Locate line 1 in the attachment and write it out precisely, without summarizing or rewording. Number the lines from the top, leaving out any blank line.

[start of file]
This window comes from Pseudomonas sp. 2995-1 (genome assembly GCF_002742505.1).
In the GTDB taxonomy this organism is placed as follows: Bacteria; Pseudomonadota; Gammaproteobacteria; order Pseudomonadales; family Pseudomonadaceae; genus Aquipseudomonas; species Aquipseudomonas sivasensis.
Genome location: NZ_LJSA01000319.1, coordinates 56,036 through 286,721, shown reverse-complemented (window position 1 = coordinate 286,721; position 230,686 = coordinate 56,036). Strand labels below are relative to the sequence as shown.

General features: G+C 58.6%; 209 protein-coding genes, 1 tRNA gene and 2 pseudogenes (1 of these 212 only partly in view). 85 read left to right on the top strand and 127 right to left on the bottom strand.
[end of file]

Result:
This window comes from Pseudomonas sp. 2995-1 (genome assembly GCF_002742505.1).